Removal of natural organic matter at the Gunbower water treatment plant in northern Victoria, Australia

Publication Type:
Journal Article
Desalination and Water Treatment, 2016, 57 (20), pp. 9061 - 9069
Issue Date:
Full metadata record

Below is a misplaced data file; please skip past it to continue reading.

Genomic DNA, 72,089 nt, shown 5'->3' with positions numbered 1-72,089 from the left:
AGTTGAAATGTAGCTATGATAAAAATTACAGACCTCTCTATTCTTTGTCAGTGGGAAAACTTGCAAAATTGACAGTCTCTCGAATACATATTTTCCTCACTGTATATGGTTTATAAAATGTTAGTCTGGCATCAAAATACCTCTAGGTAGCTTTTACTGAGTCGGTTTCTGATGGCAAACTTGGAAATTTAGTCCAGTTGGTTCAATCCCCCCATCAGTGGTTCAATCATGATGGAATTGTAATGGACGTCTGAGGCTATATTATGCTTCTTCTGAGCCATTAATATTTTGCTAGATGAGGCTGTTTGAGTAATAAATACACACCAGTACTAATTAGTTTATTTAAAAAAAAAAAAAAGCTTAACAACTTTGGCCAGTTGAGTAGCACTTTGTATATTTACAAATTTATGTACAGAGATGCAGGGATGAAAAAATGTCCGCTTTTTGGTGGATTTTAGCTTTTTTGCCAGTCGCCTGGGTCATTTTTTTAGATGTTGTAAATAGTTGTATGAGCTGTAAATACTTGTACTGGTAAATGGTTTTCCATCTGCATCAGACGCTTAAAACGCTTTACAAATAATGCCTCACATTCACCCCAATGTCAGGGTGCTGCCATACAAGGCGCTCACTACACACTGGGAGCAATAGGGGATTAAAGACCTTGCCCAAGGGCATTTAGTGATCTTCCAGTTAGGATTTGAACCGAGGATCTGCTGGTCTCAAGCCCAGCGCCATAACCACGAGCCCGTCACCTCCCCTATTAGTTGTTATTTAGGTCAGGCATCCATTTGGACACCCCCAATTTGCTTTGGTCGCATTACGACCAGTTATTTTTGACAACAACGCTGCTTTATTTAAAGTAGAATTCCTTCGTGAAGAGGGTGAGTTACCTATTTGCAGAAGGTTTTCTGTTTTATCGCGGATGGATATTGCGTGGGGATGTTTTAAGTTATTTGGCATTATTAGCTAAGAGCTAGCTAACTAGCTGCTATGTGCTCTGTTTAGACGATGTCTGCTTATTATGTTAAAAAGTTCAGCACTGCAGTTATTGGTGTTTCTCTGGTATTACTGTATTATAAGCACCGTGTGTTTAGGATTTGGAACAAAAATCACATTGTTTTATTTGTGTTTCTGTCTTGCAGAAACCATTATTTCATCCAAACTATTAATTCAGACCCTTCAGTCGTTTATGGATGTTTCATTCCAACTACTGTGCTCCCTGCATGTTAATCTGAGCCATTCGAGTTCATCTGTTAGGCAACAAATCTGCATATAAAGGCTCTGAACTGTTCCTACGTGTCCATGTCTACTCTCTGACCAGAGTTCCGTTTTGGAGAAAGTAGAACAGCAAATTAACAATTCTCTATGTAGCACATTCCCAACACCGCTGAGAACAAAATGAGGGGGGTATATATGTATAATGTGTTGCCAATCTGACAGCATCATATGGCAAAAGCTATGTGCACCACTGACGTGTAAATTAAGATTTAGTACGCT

© 2015 Balaban Desalination Publications. All rights reserved. Advanced treatment processes are vital if organic matter is to be removed from water as efficiently as possible. To produce high quality water that has low concentrations of natural organic matter (NOM), the Gunbower water treatment plant (WTP) in northern Victoria, Australia has implemented a number of processes including magnetic ion exchange (MIEX), coagulation, clarifier, ultrafiltration (UF), and granular activated carbon (GAC) filtration. This research evaluated the efficiencies of these processes in removing NOM employing various analytical methods, namely liquid chromatography–organic carbon detector (LC–OCD) and three-dimensional fluorescence excitation emission matrix (3D-FEEM). In addition, the fouling potential of source water and treated water was assessed using a modified fouling index with ultrafiltration (MFI-UF). Biological stability was also tested using a modified assimilable organic carbon (AOC) detection method. The combination of MIEX, clarifier, coagulation, UF membrane, and GAC filtration resulted in dissolved organic carbon (DOC) being removed (from 6.01 to 0.47 mg/L). Furthermore 3D-FEEM analysis revealed that these treatment processes reduced humic and fulvic-like organics. AOC and MFI-UF decreased from 79.94 μg-C glucose equivalents/L and 46,350 s/L2 in the source water to 4.06 μg-C glucose equivalents/L and 2,057 s/L2 in the treated water, respectively.
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